We decided that a mixed hedge of native tress and shrubs along the 40 metre length of this fence would provide a more pleasing border with plenty of opportunities for perching and nesting birds, a good source of food for them, for insects and other wildlife. It would also creates a corridor for creatures to move to and from adjacent areas of the garden. This proposal met with the approval of our neighbouring land owners, West Horsley Parish Council and the National Trust as owners of the G&F Site. We are very grateful to WHPC for their financial support which has allowed this project to be realised.
Here is how the border looked in early February 2021 after Robin Satow’s excellent preparation.
The bare rooted saplings were heeled into a spare vegetable bed until the weather was suitable for planting later in the same month.
Here is the hedge after planting. It may look rather insubstantial now but from tiny saplings a useful hedge can grow.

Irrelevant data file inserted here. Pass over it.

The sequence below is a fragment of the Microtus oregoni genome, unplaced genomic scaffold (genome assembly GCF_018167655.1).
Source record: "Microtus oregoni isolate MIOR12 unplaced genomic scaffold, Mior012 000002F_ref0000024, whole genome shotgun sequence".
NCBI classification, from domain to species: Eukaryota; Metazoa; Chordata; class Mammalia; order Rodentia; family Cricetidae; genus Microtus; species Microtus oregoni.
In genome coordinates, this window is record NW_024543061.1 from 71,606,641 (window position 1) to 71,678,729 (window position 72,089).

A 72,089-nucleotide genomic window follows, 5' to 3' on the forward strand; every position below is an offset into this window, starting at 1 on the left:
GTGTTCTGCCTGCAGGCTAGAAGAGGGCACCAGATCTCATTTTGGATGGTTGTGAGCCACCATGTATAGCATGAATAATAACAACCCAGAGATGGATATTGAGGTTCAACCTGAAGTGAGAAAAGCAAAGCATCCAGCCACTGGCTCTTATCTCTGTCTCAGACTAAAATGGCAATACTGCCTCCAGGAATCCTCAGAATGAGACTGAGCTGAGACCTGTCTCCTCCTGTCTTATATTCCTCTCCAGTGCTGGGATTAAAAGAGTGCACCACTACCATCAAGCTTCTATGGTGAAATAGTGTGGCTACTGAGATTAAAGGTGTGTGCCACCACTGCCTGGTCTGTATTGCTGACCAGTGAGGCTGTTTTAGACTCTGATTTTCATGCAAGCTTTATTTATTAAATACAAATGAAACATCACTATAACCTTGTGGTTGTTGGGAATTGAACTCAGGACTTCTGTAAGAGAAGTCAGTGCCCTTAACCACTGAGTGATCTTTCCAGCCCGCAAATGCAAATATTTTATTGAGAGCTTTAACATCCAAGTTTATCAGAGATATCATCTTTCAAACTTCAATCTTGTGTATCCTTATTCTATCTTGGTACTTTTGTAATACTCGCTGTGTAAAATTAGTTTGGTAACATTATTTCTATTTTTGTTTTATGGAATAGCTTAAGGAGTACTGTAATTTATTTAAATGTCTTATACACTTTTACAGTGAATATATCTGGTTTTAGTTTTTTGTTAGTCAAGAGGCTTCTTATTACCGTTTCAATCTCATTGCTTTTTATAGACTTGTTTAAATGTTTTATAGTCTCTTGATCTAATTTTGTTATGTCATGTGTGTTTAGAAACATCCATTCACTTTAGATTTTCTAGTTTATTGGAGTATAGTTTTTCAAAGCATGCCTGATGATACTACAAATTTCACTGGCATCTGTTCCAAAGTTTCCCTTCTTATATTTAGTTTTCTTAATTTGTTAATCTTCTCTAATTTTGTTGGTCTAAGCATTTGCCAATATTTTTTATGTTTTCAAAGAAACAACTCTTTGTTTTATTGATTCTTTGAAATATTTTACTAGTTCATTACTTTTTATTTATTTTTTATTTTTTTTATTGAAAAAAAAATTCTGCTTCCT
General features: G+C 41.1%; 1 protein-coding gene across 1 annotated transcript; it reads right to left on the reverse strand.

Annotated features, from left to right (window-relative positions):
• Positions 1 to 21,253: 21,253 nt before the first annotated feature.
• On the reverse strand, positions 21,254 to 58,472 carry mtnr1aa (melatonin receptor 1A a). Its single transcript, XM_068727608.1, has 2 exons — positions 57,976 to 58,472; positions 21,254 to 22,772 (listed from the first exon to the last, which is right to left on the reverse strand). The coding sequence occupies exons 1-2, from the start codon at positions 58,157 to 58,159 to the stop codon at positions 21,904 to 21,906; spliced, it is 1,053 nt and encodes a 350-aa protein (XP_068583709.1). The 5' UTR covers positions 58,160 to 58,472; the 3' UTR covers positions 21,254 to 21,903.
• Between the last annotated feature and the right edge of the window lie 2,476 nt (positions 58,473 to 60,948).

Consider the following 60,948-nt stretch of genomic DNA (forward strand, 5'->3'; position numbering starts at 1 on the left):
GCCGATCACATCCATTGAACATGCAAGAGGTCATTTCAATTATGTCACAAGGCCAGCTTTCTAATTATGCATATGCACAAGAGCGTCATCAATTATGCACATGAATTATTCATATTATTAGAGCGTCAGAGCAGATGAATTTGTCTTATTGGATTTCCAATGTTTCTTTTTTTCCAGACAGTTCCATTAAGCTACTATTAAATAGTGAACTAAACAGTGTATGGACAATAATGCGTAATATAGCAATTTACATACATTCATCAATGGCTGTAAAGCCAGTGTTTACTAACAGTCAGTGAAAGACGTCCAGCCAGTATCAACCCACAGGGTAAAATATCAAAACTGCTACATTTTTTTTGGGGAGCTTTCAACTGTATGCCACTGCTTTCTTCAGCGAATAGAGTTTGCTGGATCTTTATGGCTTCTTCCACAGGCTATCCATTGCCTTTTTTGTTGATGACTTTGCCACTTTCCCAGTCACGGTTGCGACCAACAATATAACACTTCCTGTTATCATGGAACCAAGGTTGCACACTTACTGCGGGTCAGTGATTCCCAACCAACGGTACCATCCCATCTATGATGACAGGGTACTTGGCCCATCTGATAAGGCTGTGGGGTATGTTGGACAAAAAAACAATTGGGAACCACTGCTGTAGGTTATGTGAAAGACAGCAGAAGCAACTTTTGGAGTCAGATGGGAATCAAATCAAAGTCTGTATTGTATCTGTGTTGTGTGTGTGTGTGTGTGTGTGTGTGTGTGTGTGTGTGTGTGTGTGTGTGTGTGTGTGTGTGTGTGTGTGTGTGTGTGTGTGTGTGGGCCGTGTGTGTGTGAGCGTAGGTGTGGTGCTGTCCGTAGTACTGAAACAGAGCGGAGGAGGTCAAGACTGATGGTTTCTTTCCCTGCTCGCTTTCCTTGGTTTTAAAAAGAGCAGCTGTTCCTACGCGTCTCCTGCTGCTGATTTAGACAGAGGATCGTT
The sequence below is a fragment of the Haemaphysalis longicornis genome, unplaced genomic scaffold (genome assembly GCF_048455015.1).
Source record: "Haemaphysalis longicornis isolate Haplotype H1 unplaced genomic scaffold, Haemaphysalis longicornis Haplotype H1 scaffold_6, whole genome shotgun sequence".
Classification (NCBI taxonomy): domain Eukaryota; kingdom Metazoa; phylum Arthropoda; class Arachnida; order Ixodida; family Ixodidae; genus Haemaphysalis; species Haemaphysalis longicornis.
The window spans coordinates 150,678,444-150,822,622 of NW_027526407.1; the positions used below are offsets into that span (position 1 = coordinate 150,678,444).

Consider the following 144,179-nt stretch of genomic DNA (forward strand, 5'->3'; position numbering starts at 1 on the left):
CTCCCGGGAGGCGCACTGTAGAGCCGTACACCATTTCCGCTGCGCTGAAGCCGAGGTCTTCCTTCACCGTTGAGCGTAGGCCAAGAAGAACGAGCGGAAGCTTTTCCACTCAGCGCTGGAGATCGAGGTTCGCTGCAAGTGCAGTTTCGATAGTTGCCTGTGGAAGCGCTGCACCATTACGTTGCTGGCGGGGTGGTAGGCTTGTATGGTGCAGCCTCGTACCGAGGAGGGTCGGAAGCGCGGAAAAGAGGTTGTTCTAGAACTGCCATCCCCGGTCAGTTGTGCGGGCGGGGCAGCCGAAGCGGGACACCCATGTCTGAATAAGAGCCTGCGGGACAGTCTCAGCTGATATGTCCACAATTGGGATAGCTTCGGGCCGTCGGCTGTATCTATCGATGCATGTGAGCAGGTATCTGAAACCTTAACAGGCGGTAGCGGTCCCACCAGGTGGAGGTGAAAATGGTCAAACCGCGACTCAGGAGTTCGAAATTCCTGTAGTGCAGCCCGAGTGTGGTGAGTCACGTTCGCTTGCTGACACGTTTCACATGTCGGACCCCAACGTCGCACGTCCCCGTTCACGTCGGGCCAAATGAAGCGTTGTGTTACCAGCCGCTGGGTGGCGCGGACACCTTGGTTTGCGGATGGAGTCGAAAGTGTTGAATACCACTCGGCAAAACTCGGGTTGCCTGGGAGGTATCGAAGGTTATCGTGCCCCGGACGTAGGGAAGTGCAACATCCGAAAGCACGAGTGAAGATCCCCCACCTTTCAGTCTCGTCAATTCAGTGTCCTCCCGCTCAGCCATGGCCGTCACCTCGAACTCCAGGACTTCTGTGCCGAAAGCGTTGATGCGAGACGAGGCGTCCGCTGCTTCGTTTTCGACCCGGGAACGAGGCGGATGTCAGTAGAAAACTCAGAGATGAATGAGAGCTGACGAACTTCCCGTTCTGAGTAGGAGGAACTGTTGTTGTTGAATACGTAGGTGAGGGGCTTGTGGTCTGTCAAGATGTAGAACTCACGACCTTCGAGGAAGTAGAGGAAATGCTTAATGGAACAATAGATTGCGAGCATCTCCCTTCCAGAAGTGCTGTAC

The species mix includes hawthorn, privet, crab apple, hazel, wild pear, plum cherry, buckthorn, dog rose and field maple. At the east end, adjacent to the large oak tree, we have planted several more shade tolerant holly trees. Their berries are a delicacy for thrushes including winter visiting fieldfares and redwings.
At the north west corner we have planted a small coppice of hazels.
We look forward to seeing our efforts grow into a healthy hedge and to enjoying the wildlife it accommodates.
My thanks are due to Robin who did the lion’s share of the digging and planting.